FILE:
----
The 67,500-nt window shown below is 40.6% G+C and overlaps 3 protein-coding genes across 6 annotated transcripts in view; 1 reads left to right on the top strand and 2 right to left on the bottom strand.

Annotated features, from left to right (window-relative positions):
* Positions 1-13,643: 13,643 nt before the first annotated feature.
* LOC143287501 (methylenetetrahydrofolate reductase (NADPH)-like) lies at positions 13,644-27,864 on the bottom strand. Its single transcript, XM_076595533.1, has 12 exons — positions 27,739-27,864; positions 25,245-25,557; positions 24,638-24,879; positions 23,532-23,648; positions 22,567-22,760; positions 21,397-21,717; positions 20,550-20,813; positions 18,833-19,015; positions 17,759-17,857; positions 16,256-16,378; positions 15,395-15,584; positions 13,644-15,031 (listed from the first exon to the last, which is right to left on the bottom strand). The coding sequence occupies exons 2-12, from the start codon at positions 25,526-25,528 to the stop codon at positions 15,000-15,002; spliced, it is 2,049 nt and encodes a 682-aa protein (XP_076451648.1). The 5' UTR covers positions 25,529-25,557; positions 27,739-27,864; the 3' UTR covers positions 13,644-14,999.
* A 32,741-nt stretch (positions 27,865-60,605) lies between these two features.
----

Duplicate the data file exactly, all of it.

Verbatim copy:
The 67,500-nt window shown below is 40.6% G+C and overlaps 3 protein-coding genes across 6 annotated transcripts in view; 1 reads left to right on the top strand and 2 right to left on the bottom strand.

Annotated features, from left to right (window-relative positions):
* Positions 1-13,643: 13,643 nt before the first annotated feature.
* LOC143287501 (methylenetetrahydrofolate reductase (NADPH)-like) lies at positions 13,644-27,864 on the bottom strand. Its single transcript, XM_076595533.1, has 12 exons — positions 27,739-27,864; positions 25,245-25,557; positions 24,638-24,879; positions 23,532-23,648; positions 22,567-22,760; positions 21,397-21,717; positions 20,550-20,813; positions 18,833-19,015; positions 17,759-17,857; positions 16,256-16,378; positions 15,395-15,584; positions 13,644-15,031 (listed from the first exon to the last, which is right to left on the bottom strand). The coding sequence occupies exons 2-12, from the start codon at positions 25,526-25,528 to the stop codon at positions 15,000-15,002; spliced, it is 2,049 nt and encodes a 682-aa protein (XP_076451648.1). The 5' UTR covers positions 25,529-25,557; positions 27,739-27,864; the 3' UTR covers positions 13,644-14,999.
* A 32,741-nt stretch (positions 27,865-60,605) lies between these two features.